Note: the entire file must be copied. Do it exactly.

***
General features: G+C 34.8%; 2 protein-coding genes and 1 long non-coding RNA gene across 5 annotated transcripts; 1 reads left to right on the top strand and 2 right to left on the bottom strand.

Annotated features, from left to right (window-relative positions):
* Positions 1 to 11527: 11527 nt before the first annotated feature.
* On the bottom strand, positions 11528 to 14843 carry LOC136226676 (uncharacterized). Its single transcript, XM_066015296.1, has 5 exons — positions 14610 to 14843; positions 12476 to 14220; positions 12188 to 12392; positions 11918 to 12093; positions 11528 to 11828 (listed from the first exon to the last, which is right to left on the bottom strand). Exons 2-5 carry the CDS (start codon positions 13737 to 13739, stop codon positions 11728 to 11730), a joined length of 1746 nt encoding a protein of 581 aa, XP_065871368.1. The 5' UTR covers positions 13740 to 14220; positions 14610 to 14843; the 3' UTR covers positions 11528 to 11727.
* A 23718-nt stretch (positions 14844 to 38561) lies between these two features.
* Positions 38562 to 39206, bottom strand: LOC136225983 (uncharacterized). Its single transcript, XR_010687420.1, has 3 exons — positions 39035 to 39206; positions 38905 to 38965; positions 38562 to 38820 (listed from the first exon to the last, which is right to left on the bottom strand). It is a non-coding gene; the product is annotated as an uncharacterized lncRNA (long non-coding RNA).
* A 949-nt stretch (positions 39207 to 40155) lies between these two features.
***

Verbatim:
General features: G+C 34.8%; 2 protein-coding genes and 1 long non-coding RNA gene across 5 annotated transcripts; 1 reads left to right on the top strand and 2 right to left on the bottom strand.

Annotated features, from left to right (window-relative positions):
* Positions 1 to 11527: 11527 nt before the first annotated feature.
* On the bottom strand, positions 11528 to 14843 carry LOC136226676 (uncharacterized). Its single transcript, XM_066015296.1, has 5 exons — positions 14610 to 14843; positions 12476 to 14220; positions 12188 to 12392; positions 11918 to 12093; positions 11528 to 11828 (listed from the first exon to the last, which is right to left on the bottom strand). Exons 2-5 carry the CDS (start codon positions 13737 to 13739, stop codon positions 11728 to 11730), a joined length of 1746 nt encoding a protein of 581 aa, XP_065871368.1. The 5' UTR covers positions 13740 to 14220; positions 14610 to 14843; the 3' UTR covers positions 11528 to 11727.
* A 23718-nt stretch (positions 14844 to 38561) lies between these two features.
* Positions 38562 to 39206, bottom strand: LOC136225983 (uncharacterized). Its single transcript, XR_010687420.1, has 3 exons — positions 39035 to 39206; positions 38905 to 38965; positions 38562 to 38820 (listed from the first exon to the last, which is right to left on the bottom strand). It is a non-coding gene; the product is annotated as an uncharacterized lncRNA (long non-coding RNA).
* A 949-nt stretch (positions 39207 to 40155) lies between these two features.